“This is a wonderful book with deep insight into the relationship between teachers' action and result of student learning. It discusses from different angles impact of action research on student learning in the classroom. Writing samples provided at the back are wonderful examples.”—Kejing Liu, Shawnee State University
Teacher Action Research: Building Knowledge Democracies focuses on helping schools build knowledge democracies through a process of action research in which teachers, students, and parents collaborate in conducting participatory and caring inquiry in the classroom, school, and community. Author Gerald J. Pine examines historical origins, the rationale for practice-based research, related theoretical and philosophical perspectives, and action research as a paradigm rather than a method.
Discusses how to build a school research culture through collaborative teacher research; Delineates the role of the professional development school as a venue for constructing a knowledge democracy; Focuses on how teacher action research can empower the active and ongoing inclusion of nontraditional voices (those of students and parents) in the research process; Includes chapters addressing the concrete practices of observation, reflection, dialogue, writing, and the conduct of action research, as well as examples of teacher action research studies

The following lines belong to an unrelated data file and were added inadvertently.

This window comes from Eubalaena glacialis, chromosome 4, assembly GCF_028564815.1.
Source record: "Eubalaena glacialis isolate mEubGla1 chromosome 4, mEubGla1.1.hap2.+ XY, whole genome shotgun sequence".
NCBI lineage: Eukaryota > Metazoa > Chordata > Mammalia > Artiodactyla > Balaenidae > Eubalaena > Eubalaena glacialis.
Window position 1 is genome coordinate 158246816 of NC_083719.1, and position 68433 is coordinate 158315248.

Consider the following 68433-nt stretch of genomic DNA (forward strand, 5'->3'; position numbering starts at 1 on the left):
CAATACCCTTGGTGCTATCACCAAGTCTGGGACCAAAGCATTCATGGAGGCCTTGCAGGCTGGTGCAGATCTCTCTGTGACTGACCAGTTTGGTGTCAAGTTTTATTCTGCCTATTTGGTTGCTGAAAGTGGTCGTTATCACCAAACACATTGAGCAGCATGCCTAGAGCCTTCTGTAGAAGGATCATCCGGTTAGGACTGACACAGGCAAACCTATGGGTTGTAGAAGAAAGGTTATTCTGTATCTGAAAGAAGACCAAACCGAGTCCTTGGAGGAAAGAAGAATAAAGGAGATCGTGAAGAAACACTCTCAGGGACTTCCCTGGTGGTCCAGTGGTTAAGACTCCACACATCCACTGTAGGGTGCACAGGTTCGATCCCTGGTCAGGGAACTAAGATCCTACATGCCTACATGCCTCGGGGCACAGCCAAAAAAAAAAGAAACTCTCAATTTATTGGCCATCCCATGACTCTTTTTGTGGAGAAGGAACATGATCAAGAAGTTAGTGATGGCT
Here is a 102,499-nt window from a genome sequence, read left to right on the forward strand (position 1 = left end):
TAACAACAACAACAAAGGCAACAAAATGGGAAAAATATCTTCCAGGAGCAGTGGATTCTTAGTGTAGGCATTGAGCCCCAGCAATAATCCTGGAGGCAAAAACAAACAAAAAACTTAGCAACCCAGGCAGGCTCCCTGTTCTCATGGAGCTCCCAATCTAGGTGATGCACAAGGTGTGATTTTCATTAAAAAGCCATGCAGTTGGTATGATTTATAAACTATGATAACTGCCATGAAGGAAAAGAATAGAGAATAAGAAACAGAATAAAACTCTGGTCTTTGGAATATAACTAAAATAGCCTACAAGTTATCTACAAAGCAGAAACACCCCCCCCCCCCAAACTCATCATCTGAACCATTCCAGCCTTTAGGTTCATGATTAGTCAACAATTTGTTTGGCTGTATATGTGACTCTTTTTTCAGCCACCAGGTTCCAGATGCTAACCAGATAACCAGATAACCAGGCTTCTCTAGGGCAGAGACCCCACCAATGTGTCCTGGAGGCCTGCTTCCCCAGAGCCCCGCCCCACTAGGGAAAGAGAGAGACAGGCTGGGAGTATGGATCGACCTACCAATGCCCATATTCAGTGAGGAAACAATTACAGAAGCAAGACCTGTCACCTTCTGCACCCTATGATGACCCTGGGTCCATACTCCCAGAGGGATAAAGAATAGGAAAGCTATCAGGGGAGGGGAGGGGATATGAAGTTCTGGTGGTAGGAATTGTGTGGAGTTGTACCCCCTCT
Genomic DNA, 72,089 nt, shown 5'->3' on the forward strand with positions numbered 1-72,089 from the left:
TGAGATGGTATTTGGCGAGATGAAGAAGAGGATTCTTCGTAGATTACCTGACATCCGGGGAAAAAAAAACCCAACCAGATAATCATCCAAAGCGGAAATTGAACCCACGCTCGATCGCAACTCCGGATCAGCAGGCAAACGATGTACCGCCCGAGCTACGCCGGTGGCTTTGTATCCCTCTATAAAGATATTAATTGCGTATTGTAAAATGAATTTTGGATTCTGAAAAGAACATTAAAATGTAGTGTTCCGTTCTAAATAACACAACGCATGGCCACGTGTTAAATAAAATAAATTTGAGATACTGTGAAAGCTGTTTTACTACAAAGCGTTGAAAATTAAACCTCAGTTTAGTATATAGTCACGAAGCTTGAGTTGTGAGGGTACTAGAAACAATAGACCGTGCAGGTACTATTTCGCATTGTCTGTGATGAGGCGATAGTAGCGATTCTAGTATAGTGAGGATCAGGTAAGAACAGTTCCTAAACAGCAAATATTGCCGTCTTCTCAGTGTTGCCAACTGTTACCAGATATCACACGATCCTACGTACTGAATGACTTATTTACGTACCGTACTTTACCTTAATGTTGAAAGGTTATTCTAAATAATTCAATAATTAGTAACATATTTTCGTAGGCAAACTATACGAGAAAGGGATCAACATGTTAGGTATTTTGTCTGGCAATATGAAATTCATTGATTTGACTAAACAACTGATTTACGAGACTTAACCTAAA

Chapter 1: The Disconnection between Educational Research and Practice: The Case for Teacher Action Research
The Disconnection between Educational Research and Practice: The Case for Teacher Action Research
What impact does educational research have on individual classroom teachers and their students? To what degree does educational research make a positive difference in the lives of teachers and their students? To what extent does educational research affect teaching and learning? In this chapter, I attempt to address these questions by examining and distilling nearly 40 years of professional literature dealing with the relationship between educational research and practice. In examining that relationship, I conclude this chapter by arguing that teacher action research must play a prominent role in making research work to affect teaching and learning and to transform ...